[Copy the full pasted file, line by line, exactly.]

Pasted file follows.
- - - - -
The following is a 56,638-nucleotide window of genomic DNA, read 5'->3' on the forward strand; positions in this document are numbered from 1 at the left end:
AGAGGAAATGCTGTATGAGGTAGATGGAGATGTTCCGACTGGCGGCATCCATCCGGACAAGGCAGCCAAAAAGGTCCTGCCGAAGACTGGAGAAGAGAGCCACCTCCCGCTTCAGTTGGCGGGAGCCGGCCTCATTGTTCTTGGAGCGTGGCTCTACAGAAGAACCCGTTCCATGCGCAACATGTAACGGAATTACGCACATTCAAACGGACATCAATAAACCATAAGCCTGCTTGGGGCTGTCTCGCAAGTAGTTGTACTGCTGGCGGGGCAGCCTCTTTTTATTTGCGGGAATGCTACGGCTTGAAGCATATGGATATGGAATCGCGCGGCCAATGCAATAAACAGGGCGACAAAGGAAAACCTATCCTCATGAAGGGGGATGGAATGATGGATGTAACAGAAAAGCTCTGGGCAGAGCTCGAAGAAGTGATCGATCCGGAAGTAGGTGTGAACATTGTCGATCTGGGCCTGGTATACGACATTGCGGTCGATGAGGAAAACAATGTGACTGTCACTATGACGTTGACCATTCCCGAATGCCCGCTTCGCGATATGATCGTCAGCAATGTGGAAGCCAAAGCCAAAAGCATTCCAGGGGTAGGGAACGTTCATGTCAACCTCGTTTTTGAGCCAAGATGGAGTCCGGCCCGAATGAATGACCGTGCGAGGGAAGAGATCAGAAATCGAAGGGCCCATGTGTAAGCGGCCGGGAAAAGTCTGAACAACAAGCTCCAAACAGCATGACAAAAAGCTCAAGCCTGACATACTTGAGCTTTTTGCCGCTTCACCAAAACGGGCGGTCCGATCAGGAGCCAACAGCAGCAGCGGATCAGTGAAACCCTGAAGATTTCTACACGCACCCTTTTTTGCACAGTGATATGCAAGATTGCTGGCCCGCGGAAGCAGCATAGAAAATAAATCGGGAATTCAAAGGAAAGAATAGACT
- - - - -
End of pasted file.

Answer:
The following is a 56,638-nucleotide window of genomic DNA, read 5'->3' on the forward strand; positions in this document are numbered from 1 at the left end:
AGAGGAAATGCTGTATGAGGTAGATGGAGATGTTCCGACTGGCGGCATCCATCCGGACAAGGCAGCCAAAAAGGTCCTGCCGAAGACTGGAGAAGAGAGCCACCTCCCGCTTCAGTTGGCGGGAGCCGGCCTCATTGTTCTTGGAGCGTGGCTCTACAGAAGAACCCGTTCCATGCGCAACATGTAACGGAATTACGCACATTCAAACGGACATCAATAAACCATAAGCCTGCTTGGGGCTGTCTCGCAAGTAGTTGTACTGCTGGCGGGGCAGCCTCTTTTTATTTGCGGGAATGCTACGGCTTGAAGCATATGGATATGGAATCGCGCGGCCAATGCAATAAACAGGGCGACAAAGGAAAACCTATCCTCATGAAGGGGGATGGAATGATGGATGTAACAGAAAAGCTCTGGGCAGAGCTCGAAGAAGTGATCGATCCGGAAGTAGGTGTGAACATTGTCGATCTGGGCCTGGTATACGACATTGCGGTCGATGAGGAAAACAATGTGACTGTCACTATGACGTTGACCATTCCCGAATGCCCGCTTCGCGATATGATCGTCAGCAATGTGGAAGCCAAAGCCAAAAGCATTCCAGGGGTAGGGAACGTTCATGTCAACCTCGTTTTTGAGCCAAGATGGAGTCCGGCCCGAATGAATGACCGTGCGAGGGAAGAGATCAGAAATCGAAGGGCCCATGTGTAAGCGGCCGGGAAAAGTCTGAACAACAAGCTCCAAACAGCATGACAAAAAGCTCAAGCCTGACATACTTGAGCTTTTTGCCGCTTCACCAAAACGGGCGGTCCGATCAGGAGCCAACAGCAGCAGCGGATCAGTGAAACCCTGAAGATTTCTACACGCACCCTTTTTTGCACAGTGATATGCAAGATTGCTGGCCCGCGGAAGCAGCATAGAAAATAAATCGGGAATTCAAAGGAAAGAATAGACT